A PET scanner images the distribution of radioactive tracer agents that have been injected into the body. The common PET tracer 2-fluoro-2-deoxyglucose (FDG), for example, is an analogue of glucose and therefore accumulates in metabolic hotspots like rapidly proliferating cancer cells. This allows primary tumours and their metastases to be seen on a PET image.

In step with the latest developments in molecular medicine, PET techniques have been developed for imaging the delivery of molecularly targeted drugs, the delivery and expression of therapeutic genes for gene therapy, and the distribution of stem cells for cellular therapeutics. This has made PET a widely used modality for clinical diagnostics, clinical research and also increasingly for preclinical research.

The trouble is, although PET scanners can readily detect the faint signals from the decay of the positron-emitting radionuclides used as tracer agents, it is often difficult to pinpoint the precise location of those signals within the body. Only cells and tissues that accumulate the radioactive probe are visible in a PET scan, and therefore very little anatomical information is available.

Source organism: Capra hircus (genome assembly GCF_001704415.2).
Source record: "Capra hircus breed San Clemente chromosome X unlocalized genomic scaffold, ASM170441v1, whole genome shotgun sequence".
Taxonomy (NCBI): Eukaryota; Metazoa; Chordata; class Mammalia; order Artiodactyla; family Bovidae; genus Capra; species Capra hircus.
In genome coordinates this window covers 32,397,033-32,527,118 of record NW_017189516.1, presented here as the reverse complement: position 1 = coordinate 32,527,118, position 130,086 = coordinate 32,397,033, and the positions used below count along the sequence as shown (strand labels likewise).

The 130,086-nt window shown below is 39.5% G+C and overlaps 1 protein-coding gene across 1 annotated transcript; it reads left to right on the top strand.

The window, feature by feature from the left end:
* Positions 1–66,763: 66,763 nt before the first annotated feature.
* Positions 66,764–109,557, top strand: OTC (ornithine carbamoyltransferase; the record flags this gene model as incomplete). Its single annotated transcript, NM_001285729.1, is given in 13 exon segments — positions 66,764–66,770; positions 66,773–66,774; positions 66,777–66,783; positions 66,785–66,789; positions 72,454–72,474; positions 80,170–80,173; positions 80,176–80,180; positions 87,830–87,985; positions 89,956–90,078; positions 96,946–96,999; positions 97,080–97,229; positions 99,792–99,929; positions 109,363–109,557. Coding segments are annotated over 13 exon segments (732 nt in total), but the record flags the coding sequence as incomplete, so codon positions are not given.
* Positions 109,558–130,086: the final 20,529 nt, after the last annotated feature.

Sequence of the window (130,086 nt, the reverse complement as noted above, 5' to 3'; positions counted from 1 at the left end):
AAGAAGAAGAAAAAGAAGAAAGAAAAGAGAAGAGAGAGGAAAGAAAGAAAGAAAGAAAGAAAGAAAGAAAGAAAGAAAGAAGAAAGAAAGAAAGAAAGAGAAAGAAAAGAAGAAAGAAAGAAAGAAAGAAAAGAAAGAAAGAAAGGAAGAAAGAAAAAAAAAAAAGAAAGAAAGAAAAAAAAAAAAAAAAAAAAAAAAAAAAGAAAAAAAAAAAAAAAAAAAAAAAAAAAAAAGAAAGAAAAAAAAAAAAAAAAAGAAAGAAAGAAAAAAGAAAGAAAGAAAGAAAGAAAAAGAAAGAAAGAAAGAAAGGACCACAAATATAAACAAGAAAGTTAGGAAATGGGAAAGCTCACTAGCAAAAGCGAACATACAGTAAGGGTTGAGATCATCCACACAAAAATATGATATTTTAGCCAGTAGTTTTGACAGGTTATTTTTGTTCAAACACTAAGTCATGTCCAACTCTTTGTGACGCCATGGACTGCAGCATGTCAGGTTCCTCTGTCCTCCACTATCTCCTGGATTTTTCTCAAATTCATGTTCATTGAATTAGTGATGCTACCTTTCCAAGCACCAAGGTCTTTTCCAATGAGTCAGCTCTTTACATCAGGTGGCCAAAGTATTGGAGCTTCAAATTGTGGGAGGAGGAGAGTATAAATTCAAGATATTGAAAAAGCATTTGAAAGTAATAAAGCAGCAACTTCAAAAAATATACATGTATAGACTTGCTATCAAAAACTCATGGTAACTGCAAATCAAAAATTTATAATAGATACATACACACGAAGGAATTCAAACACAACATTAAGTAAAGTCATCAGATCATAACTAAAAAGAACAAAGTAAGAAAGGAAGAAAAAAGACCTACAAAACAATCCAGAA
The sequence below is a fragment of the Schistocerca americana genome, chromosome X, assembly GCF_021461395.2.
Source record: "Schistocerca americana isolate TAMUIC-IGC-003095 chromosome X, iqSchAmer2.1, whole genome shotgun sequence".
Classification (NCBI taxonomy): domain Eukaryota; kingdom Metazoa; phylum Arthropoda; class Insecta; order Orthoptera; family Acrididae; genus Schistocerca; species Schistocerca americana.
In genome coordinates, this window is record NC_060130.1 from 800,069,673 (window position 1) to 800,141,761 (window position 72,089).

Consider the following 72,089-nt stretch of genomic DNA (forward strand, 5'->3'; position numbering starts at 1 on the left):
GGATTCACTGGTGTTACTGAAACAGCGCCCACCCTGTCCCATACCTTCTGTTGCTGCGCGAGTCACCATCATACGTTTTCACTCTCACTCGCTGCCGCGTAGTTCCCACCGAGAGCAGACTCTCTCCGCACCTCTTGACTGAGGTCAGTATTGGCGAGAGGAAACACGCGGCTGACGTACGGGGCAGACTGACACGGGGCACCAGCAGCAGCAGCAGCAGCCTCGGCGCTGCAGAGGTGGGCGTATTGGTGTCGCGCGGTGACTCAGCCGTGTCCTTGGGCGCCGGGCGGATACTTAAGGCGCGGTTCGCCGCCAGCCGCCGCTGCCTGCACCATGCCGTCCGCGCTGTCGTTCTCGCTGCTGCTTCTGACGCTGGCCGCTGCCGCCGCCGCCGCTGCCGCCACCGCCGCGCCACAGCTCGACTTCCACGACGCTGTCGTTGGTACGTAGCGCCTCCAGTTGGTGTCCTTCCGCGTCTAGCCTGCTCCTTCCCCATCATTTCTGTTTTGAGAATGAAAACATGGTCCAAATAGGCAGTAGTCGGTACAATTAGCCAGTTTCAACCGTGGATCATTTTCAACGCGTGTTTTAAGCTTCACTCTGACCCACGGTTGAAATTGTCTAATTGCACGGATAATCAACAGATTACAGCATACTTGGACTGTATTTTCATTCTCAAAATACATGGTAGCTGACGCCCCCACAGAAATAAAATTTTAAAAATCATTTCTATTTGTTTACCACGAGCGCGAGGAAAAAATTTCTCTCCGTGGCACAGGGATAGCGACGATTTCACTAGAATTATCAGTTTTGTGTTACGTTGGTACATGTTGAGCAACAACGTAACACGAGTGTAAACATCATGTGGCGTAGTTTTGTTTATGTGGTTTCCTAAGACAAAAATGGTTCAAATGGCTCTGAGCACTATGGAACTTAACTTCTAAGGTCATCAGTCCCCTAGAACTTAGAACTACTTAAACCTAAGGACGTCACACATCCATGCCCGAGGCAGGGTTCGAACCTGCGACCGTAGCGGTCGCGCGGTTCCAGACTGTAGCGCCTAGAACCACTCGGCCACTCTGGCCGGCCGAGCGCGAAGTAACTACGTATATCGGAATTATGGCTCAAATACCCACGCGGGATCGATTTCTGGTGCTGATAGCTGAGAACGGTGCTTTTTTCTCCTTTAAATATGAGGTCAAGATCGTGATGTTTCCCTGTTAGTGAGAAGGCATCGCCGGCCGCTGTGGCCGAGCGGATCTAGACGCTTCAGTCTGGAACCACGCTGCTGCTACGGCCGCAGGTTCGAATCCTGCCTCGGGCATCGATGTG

Add to this the relatively poor spatial resolution achievable with PET scanning (2 mm at best in humans, 0.5 mm at best in rodent work) and it becomes hard to know exactly where the signal originates. Think of a room containing objects that glow in the dark: the PET scan corresponds to viewing the room with the lights out. The objects can be seen, but to know their precise location in the room, we need to turn the lights on.

Better together

Enter imaging techniques like X-ray CT and MRI, which excel at providing anatomical information. By combining PET with one of these modalities you can have the best of both worlds: sensitive detection of specific molecular targets with PET superimposed on high-resolution anatomical information provided by CT or MRI.

To some extent, this can be accomplished by using a computer to register images acquired on two separate scanners. However, software registration is often not straightforward outside of the brain because tissues can change location and shape based on exactly how the patient lies on the scanner bed. There are also issues related to the movement of stomach and intestinal contents and the filling or emptying of the urinary bladder during scanning. A combined scanner can solve these problems and also make multimodality studies more practical to perform.